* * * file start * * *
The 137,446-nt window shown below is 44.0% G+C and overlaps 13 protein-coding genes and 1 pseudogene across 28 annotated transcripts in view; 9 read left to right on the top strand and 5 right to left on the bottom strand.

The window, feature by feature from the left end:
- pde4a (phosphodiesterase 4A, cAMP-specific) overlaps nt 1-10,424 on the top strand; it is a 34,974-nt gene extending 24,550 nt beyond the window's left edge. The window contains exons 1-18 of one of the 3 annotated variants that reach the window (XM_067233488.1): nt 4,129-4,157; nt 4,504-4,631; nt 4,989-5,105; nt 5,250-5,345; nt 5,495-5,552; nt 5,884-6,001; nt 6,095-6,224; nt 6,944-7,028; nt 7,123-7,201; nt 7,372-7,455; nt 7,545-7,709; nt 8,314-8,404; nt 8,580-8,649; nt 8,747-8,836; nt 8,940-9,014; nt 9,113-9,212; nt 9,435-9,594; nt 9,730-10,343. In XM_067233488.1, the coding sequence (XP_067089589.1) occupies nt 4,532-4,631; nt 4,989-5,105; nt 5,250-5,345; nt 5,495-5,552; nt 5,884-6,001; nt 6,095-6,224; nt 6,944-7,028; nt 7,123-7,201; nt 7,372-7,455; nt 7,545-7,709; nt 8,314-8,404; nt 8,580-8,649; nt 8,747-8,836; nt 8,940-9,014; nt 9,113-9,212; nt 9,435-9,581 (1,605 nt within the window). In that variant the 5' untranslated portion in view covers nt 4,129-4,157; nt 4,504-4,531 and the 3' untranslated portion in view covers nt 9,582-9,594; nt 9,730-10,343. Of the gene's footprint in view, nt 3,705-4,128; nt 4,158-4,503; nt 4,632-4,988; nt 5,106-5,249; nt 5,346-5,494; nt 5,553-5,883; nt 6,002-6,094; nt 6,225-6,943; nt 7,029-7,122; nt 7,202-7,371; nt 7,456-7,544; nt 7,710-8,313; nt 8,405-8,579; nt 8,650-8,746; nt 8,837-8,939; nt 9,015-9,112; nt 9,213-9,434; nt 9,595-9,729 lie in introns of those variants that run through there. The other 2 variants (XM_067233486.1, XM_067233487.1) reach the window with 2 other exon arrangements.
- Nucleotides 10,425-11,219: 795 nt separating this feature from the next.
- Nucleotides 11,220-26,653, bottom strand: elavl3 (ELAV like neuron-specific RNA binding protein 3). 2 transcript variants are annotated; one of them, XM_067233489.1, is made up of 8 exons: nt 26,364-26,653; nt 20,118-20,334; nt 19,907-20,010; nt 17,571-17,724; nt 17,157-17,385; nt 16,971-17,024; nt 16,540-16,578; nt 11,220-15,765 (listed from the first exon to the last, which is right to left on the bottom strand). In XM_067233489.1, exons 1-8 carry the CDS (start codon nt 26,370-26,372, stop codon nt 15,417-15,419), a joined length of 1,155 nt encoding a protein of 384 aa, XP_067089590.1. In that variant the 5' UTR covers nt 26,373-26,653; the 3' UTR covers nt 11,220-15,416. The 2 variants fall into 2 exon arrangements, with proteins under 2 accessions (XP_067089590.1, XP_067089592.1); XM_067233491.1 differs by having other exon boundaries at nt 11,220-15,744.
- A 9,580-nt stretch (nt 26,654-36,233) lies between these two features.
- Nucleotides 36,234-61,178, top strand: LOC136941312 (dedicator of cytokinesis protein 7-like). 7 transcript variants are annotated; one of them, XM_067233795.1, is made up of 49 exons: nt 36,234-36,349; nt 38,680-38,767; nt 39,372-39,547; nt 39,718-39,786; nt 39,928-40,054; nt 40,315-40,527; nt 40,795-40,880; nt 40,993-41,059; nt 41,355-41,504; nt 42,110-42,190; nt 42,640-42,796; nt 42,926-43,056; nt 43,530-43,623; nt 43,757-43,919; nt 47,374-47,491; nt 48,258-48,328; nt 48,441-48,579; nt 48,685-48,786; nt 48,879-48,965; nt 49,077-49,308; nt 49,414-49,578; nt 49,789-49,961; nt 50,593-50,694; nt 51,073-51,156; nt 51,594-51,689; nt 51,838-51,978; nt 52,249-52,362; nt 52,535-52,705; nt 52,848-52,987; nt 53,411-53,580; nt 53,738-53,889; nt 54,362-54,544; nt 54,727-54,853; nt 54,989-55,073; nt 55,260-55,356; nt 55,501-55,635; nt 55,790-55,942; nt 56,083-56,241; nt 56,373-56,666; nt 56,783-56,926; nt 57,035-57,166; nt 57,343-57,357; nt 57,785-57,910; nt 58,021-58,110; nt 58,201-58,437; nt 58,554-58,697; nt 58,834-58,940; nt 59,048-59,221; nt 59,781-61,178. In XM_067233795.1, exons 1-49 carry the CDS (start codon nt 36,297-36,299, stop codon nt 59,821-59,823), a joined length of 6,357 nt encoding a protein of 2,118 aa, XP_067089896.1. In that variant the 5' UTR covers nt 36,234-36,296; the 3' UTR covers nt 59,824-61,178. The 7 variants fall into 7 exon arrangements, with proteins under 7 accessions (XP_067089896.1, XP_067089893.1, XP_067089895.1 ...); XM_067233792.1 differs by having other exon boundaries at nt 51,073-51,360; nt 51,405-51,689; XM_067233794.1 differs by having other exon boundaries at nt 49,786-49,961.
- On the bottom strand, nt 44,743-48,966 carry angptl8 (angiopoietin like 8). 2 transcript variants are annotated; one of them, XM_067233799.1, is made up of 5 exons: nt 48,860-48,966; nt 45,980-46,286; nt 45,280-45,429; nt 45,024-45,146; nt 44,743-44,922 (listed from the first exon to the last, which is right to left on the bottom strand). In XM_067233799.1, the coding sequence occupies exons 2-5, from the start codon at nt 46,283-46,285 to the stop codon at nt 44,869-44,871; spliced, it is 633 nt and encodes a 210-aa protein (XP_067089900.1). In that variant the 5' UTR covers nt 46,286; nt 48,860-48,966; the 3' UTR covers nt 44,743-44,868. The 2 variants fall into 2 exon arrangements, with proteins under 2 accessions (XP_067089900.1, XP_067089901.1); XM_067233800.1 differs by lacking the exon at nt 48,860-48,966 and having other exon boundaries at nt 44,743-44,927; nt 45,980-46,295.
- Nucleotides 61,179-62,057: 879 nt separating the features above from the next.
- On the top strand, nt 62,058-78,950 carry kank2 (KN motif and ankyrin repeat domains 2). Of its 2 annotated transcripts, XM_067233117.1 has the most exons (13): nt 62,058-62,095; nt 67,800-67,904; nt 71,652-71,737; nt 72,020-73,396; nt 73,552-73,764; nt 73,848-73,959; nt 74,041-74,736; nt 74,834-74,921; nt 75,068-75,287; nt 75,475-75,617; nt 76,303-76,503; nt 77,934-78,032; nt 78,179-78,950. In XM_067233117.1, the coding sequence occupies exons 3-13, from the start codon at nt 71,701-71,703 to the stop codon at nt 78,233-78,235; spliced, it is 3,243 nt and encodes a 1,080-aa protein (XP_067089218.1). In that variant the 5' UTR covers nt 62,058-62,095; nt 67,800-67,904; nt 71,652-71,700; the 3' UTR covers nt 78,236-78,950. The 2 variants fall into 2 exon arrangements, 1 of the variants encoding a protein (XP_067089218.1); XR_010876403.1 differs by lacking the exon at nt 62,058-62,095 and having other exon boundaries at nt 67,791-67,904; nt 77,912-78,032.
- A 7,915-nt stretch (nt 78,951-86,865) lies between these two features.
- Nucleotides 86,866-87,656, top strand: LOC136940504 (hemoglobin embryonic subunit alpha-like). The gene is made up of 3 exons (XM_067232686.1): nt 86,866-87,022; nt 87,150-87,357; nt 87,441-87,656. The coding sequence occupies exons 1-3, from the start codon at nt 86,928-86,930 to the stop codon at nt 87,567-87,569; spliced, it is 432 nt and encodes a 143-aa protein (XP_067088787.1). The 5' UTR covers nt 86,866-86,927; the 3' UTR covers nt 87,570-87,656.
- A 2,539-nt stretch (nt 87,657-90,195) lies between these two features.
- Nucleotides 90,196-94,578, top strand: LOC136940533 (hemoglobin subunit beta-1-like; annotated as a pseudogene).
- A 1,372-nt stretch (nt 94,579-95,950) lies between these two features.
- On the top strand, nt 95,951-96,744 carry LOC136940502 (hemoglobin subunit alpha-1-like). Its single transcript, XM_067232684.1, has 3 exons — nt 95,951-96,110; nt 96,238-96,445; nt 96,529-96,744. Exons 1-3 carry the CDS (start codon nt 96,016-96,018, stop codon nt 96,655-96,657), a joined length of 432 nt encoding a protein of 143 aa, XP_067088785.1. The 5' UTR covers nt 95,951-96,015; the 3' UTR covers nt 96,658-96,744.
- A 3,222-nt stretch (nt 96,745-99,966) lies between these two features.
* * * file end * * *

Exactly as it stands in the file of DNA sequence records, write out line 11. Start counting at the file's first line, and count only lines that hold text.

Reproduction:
- A 7,915-nt stretch (nt 78,951-86,865) lies between these two features.